If you didn’t get to absorb the mammoth undertaking of “The Northman” when it was in theaters, see it now on DVD.
The scope won’t be a vast, but you should get a sense of the anger that seethes through a young man’s life.
Watching as his father is murdered by his uncle, a young Viking vows to avenge the death and save his mother. The boy, though, doesn’t put his plan into play until he’s a strapping warrior, capable of plotting attacks and acting on anything but impulse.
The adult Amleth (Alexander Skarsgard) works his way into the inner circle as a slave, winning favor from his mother (Nicole Kidman) and his uncle (Claes Bang) when he saves a young royal in what seems like a harmless field game. That moves him up the rung of power and brings him closer to the showdown of all showdowns.
Directed by Robert Eggers, “The Northman” travels in its own world – one filled with mysticism and mayhem and it never quite leans into the “Gladiator”-type world it suggests. Here, just when you think it’s headed one direction, “The Northman” finds another.
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It’s to Eggers' credit that this isn’t Viking violence as usual. Amleth has his moments, but he’s also very good at hiding weapons, masking his identity and trusting almost no one. When he lets out his rage, it’s impressive. Skarsgard releases a scream that’s chilling and key to understanding what makes the warrior work.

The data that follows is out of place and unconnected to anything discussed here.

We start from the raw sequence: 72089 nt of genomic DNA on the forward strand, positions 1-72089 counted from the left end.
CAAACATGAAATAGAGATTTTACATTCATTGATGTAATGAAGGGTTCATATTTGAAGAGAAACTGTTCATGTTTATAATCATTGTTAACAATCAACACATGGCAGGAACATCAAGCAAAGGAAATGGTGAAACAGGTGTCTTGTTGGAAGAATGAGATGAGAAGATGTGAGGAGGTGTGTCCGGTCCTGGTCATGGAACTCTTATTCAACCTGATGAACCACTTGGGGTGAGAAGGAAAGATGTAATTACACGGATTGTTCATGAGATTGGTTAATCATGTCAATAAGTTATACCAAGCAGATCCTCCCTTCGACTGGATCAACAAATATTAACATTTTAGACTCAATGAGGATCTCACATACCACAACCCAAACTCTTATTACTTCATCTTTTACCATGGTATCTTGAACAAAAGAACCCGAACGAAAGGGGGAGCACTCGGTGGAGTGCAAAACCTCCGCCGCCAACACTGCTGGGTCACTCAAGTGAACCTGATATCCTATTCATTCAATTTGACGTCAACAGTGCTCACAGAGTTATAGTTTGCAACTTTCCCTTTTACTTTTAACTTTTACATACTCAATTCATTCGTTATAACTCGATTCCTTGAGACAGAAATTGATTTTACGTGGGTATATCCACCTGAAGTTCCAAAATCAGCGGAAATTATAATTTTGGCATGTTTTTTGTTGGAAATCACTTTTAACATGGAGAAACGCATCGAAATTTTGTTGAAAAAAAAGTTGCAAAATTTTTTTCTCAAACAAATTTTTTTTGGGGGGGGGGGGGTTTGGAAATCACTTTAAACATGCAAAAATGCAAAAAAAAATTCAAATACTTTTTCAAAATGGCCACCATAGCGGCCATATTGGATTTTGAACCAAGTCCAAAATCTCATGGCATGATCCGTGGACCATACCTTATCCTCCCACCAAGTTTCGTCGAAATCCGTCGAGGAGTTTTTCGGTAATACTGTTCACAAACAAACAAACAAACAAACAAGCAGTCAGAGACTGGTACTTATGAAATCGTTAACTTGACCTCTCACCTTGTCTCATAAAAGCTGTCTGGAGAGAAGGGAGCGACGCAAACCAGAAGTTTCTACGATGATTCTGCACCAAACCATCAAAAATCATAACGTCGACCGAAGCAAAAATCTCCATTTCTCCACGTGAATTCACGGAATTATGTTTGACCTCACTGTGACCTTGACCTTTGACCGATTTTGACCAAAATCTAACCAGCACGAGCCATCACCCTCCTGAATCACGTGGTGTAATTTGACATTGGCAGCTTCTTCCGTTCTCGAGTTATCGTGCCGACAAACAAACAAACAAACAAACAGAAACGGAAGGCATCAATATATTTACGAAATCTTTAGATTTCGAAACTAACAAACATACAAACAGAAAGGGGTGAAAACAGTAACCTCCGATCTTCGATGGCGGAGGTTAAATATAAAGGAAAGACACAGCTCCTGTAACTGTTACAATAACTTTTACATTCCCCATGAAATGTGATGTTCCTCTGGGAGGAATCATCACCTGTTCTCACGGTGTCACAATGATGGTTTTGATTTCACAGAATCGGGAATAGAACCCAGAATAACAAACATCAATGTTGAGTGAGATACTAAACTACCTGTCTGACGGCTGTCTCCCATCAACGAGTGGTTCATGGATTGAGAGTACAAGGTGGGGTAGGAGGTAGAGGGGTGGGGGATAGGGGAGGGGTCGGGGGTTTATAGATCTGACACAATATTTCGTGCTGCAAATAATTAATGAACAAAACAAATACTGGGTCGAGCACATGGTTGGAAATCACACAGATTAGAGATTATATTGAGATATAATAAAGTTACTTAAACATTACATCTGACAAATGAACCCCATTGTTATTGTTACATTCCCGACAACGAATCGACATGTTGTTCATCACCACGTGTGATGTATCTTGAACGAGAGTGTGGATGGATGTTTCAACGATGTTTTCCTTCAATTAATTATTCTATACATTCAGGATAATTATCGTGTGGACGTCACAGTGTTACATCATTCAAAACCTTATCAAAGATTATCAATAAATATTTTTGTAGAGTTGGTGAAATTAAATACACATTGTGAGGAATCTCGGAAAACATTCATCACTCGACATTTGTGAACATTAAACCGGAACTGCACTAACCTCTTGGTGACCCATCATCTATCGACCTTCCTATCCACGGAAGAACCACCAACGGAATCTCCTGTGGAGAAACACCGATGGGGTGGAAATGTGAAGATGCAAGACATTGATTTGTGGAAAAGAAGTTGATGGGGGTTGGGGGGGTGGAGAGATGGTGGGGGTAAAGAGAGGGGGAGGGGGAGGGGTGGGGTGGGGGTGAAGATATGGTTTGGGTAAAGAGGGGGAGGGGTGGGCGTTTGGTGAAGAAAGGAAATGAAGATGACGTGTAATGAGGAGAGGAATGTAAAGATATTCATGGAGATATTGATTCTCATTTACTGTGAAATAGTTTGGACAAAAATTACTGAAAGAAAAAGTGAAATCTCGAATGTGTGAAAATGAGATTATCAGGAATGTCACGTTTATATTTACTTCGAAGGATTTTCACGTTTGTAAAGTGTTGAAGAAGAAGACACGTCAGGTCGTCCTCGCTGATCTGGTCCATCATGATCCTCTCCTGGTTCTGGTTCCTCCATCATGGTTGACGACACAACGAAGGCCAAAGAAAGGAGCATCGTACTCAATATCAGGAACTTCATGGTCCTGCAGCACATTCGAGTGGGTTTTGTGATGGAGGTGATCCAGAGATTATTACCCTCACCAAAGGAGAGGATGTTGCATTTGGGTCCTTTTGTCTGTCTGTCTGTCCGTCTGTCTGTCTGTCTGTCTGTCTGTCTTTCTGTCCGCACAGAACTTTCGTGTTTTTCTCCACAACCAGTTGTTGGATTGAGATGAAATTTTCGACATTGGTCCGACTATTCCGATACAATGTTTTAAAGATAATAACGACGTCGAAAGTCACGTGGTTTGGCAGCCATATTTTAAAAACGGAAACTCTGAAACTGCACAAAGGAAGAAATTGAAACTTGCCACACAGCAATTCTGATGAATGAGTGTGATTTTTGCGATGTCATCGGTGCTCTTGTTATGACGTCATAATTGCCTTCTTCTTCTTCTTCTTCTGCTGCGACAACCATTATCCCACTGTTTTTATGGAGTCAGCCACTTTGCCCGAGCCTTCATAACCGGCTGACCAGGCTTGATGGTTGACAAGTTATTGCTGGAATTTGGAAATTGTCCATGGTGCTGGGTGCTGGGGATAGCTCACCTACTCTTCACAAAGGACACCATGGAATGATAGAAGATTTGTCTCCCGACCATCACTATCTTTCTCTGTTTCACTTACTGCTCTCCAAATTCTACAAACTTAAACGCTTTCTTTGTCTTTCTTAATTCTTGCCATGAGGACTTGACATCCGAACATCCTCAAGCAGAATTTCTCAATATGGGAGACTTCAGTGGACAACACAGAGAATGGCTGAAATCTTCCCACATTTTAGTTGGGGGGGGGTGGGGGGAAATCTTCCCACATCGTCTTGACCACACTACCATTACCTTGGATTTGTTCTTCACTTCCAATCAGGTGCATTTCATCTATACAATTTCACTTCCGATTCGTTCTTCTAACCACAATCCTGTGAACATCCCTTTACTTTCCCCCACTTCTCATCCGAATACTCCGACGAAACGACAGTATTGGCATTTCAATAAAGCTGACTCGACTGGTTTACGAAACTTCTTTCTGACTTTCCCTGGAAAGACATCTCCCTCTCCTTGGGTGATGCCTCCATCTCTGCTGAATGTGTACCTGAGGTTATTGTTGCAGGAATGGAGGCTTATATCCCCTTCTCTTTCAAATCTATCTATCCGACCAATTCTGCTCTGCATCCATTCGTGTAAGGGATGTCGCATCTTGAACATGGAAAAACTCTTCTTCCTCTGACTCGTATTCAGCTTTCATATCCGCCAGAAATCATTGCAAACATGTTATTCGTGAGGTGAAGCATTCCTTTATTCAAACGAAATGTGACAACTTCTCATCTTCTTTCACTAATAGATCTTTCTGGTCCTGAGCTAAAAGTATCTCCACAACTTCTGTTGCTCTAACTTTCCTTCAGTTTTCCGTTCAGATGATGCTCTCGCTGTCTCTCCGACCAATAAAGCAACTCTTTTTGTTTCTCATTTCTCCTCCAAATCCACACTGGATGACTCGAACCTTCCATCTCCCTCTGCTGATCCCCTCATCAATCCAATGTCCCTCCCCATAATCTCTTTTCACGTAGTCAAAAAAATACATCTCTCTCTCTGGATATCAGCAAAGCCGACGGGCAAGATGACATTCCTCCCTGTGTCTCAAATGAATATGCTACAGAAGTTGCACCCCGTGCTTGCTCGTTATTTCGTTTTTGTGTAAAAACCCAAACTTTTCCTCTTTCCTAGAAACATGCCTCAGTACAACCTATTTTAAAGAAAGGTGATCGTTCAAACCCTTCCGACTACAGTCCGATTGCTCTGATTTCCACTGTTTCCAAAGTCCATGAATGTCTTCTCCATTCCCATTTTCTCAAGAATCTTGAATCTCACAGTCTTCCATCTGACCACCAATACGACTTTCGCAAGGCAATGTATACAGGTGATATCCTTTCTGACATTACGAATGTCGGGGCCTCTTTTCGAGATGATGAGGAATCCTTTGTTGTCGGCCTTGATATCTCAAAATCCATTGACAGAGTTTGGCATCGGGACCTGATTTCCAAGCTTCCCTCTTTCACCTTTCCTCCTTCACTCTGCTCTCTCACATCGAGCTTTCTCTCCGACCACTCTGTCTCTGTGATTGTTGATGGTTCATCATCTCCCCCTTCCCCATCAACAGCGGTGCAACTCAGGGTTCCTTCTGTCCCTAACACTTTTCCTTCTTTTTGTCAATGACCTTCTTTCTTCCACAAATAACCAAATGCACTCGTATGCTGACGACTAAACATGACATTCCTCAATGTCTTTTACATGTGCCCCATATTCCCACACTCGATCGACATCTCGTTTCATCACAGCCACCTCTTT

Shot in a world that would give even Hobbits pause, “The Northman” has that moody Eggers look but stretched on a canvas that never seems to end.
When we catch glimpses of the uncle, we know he’s a formidable foe, but not one you’d tackle willingly. Amleth, though, holds his temper and flexes his muscles only when necessary. Anya Taylor-Joy becomes part of his inner circle but she doesn’t have the same hold as his mother. Amleth’s goal: Free mom from the bonds of a Scar-like uncle.
Perfectly cast, Kidman finds her own left turns and has a reunion scene with Skarsgard that will make you understand the kind of filmmaker Eggers is.
Skarsgard, though, is the revelation. He creates a character we haven’t seen in his past – or anyone else’s. When he’s put into play with Bang (who’s very, very good), the film powers to a strong finish.
Eggers lays this out like chapters of a book and, to be honest, the format isn’t necessary. It’s OK to let time pass (“years later,” a title card reads) without a prompt. Skarsgard can approximate the ravages of time and, once he brandishes his beloved sword, none of that waiting even matters.
Cinematographer Jarin Blaschke's look is impeccable, even when scenes are too dark to discern who’s moving in the rushes. When Skarsgard neutralizes a killer, it’s enough to know he’s on the side of, well, gods.
Because so many big names disappear before the plot takes hold, it’s important to inspect all those triumphal marches to see who’s in play. Ethan Hawke and Willem Dafoe set the tone, then Skarsgard, Bang, Kidman and Taylor-Joy take over.
Impressive and offbeat, “The Northman” doesn’t require a fascination with Vikings and violence, just an understanding of love and determination.